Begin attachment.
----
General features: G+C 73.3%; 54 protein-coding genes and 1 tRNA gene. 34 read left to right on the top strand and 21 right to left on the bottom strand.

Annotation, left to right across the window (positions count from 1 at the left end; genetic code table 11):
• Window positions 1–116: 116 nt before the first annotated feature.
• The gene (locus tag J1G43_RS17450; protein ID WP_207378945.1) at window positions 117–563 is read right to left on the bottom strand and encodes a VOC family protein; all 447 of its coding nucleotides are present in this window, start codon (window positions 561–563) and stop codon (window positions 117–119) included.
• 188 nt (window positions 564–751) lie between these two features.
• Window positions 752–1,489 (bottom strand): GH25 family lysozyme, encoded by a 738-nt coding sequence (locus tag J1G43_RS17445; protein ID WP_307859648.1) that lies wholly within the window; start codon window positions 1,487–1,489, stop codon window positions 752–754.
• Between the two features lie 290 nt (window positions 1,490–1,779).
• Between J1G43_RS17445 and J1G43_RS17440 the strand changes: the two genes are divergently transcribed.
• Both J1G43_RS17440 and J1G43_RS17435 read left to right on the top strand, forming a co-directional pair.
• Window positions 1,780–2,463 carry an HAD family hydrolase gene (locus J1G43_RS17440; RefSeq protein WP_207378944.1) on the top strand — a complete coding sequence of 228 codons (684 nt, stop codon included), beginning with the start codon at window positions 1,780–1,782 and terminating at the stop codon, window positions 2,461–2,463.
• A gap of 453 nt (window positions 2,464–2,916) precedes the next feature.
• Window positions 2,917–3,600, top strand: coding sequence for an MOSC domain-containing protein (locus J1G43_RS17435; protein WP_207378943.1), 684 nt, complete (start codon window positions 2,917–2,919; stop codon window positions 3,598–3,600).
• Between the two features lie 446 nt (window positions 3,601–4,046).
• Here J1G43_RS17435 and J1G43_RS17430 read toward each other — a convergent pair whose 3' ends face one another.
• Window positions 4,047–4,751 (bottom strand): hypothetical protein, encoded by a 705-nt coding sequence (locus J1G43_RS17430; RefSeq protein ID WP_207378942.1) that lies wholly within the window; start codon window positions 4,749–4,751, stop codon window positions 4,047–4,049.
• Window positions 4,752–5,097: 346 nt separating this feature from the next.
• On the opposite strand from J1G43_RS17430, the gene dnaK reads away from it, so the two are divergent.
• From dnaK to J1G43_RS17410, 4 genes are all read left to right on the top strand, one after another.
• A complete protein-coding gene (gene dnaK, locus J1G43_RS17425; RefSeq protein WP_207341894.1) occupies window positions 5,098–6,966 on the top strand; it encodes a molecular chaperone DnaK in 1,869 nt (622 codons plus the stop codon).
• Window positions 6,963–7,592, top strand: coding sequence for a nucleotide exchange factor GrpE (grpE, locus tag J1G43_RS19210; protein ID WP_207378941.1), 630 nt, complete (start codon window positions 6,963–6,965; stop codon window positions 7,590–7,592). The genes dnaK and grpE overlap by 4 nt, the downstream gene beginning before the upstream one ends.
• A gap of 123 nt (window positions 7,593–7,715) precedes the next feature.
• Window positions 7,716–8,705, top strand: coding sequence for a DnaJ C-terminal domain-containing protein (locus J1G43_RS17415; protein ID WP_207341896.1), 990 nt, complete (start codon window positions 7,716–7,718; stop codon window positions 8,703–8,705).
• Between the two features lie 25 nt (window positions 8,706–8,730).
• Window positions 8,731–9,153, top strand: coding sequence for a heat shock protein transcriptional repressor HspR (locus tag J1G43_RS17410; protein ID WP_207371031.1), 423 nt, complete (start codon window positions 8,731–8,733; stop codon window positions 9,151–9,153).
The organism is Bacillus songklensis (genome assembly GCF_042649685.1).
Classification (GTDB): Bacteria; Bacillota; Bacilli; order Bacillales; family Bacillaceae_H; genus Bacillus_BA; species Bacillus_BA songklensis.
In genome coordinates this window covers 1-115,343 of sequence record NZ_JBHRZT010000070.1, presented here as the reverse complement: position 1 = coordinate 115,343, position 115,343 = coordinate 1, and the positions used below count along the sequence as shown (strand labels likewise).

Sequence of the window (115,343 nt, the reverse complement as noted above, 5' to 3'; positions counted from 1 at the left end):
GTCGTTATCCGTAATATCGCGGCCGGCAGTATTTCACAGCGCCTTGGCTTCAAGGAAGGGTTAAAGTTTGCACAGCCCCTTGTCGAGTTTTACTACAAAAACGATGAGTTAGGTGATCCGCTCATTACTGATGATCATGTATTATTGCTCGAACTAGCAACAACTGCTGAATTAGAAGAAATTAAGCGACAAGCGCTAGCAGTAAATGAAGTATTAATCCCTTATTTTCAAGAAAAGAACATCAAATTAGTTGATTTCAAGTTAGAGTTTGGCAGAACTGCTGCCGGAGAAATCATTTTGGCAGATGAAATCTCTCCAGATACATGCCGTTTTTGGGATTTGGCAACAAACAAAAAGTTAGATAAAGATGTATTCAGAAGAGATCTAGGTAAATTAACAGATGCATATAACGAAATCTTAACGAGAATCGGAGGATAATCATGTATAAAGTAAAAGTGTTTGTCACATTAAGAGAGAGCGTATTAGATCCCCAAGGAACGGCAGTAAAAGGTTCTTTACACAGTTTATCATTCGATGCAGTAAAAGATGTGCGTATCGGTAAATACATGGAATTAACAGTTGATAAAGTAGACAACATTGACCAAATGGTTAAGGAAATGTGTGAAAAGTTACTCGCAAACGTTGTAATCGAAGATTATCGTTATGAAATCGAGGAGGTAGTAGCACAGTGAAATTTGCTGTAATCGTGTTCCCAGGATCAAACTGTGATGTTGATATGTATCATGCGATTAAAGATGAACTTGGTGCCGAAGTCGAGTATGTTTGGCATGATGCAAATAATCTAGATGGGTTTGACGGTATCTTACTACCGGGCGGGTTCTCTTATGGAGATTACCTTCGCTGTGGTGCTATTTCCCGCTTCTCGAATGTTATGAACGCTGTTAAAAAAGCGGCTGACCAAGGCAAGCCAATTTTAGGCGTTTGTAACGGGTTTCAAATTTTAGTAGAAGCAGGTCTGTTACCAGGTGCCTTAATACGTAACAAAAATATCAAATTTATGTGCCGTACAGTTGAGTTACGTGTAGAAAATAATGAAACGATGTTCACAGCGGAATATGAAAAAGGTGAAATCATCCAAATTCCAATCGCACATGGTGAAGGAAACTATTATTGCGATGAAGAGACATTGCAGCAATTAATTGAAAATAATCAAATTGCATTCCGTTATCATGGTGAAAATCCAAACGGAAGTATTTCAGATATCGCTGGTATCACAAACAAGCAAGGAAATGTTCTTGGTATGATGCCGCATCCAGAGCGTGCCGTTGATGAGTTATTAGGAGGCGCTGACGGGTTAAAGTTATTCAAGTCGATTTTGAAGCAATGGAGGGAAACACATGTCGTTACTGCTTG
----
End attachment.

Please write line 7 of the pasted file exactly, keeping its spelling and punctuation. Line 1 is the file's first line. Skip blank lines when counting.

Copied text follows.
• Between the two features lie 290 nt (window positions 1,490–1,779).